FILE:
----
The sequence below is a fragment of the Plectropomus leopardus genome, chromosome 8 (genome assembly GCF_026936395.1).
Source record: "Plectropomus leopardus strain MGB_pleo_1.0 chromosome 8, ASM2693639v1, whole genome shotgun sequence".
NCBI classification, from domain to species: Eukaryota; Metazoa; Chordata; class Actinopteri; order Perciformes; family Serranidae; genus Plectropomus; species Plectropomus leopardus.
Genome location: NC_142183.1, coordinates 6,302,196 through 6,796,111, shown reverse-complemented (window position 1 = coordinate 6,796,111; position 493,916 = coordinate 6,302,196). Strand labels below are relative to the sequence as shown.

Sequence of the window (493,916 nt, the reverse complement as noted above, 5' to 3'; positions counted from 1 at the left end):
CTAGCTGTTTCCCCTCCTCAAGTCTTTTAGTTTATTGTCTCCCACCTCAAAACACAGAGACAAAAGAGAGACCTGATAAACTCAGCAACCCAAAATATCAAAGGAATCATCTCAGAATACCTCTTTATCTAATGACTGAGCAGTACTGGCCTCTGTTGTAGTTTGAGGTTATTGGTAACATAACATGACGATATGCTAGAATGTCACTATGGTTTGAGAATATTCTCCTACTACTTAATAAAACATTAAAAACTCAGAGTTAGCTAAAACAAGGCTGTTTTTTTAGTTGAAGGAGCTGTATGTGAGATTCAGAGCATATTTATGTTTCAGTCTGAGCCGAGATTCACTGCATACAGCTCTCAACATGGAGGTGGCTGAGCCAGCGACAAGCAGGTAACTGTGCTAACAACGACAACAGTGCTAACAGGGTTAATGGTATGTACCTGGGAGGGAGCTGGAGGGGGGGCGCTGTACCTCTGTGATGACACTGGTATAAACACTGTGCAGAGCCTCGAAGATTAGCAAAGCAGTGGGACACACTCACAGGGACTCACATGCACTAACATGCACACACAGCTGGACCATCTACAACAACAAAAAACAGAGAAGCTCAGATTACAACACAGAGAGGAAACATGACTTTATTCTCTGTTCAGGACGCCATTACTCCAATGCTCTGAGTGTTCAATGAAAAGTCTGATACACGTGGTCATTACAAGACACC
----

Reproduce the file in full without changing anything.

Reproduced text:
The sequence below is a fragment of the Plectropomus leopardus genome, chromosome 8 (genome assembly GCF_026936395.1).
Source record: "Plectropomus leopardus strain MGB_pleo_1.0 chromosome 8, ASM2693639v1, whole genome shotgun sequence".
NCBI classification, from domain to species: Eukaryota; Metazoa; Chordata; class Actinopteri; order Perciformes; family Serranidae; genus Plectropomus; species Plectropomus leopardus.
Genome location: NC_142183.1, coordinates 6,302,196 through 6,796,111, shown reverse-complemented (window position 1 = coordinate 6,796,111; position 493,916 = coordinate 6,302,196). Strand labels below are relative to the sequence as shown.

Sequence of the window (493,916 nt, the reverse complement as noted above, 5' to 3'; positions counted from 1 at the left end):
CTAGCTGTTTCCCCTCCTCAAGTCTTTTAGTTTATTGTCTCCCACCTCAAAACACAGAGACAAAAGAGAGACCTGATAAACTCAGCAACCCAAAATATCAAAGGAATCATCTCAGAATACCTCTTTATCTAATGACTGAGCAGTACTGGCCTCTGTTGTAGTTTGAGGTTATTGGTAACATAACATGACGATATGCTAGAATGTCACTATGGTTTGAGAATATTCTCCTACTACTTAATAAAACATTAAAAACTCAGAGTTAGCTAAAACAAGGCTGTTTTTTTAGTTGAAGGAGCTGTATGTGAGATTCAGAGCATATTTATGTTTCAGTCTGAGCCGAGATTCACTGCATACAGCTCTCAACATGGAGGTGGCTGAGCCAGCGACAAGCAGGTAACTGTGCTAACAACGACAACAGTGCTAACAGGGTTAATGGTATGTACCTGGGAGGGAGCTGGAGGGGGGGCGCTGTACCTCTGTGATGACACTGGTATAAACACTGTGCAGAGCCTCGAAGATTAGCAAAGCAGTGGGACACACTCACAGGGACTCACATGCACTAACATGCACACACAGCTGGACCATCTACAACAACAAAAAACAGAGAAGCTCAGATTACAACACAGAGAGGAAACATGACTTTATTCTCTGTTCAGGACGCCATTACTCCAATGCTCTGAGTGTTCAATGAAAAGTCTGATACACGTGGTCATTACAAGACACC